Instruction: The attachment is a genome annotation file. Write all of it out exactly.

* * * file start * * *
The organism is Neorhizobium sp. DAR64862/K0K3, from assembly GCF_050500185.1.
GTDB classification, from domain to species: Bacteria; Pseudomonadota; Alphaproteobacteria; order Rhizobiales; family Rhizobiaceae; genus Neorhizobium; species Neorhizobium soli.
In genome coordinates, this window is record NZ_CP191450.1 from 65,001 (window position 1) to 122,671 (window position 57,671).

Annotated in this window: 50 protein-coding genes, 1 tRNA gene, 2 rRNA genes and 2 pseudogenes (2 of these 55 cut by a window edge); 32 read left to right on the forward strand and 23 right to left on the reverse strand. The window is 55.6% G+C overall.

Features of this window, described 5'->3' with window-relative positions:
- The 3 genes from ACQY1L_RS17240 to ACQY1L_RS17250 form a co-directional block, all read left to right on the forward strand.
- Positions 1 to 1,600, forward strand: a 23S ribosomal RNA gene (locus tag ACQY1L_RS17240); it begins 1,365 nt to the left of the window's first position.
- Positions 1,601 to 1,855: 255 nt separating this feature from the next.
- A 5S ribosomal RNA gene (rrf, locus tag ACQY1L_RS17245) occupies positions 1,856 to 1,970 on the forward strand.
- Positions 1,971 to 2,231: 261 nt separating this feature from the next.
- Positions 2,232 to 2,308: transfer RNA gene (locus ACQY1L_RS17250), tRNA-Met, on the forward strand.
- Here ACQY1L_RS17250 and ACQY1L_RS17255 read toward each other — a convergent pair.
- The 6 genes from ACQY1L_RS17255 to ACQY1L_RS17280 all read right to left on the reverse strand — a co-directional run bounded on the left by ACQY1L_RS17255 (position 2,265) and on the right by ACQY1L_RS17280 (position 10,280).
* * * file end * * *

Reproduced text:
The organism is Neorhizobium sp. DAR64862/K0K3, from assembly GCF_050500185.1.
GTDB classification, from domain to species: Bacteria; Pseudomonadota; Alphaproteobacteria; order Rhizobiales; family Rhizobiaceae; genus Neorhizobium; species Neorhizobium soli.
In genome coordinates, this window is record NZ_CP191450.1 from 65,001 (window position 1) to 122,671 (window position 57,671).

Annotated in this window: 50 protein-coding genes, 1 tRNA gene, 2 rRNA genes and 2 pseudogenes (2 of these 55 cut by a window edge); 32 read left to right on the forward strand and 23 right to left on the reverse strand. The window is 55.6% G+C overall.

Features of this window, described 5'->3' with window-relative positions:
- The 3 genes from ACQY1L_RS17240 to ACQY1L_RS17250 form a co-directional block, all read left to right on the forward strand.
- Positions 1 to 1,600, forward strand: a 23S ribosomal RNA gene (locus tag ACQY1L_RS17240); it begins 1,365 nt to the left of the window's first position.
- Positions 1,601 to 1,855: 255 nt separating this feature from the next.
- A 5S ribosomal RNA gene (rrf, locus tag ACQY1L_RS17245) occupies positions 1,856 to 1,970 on the forward strand.
- Positions 1,971 to 2,231: 261 nt separating this feature from the next.
- Positions 2,232 to 2,308: transfer RNA gene (locus ACQY1L_RS17250), tRNA-Met, on the forward strand.
- Here ACQY1L_RS17250 and ACQY1L_RS17255 read toward each other — a convergent pair.
- The 6 genes from ACQY1L_RS17255 to ACQY1L_RS17280 all read right to left on the reverse strand — a co-directional run bounded on the left by ACQY1L_RS17255 (position 2,265) and on the right by ACQY1L_RS17280 (position 10,280).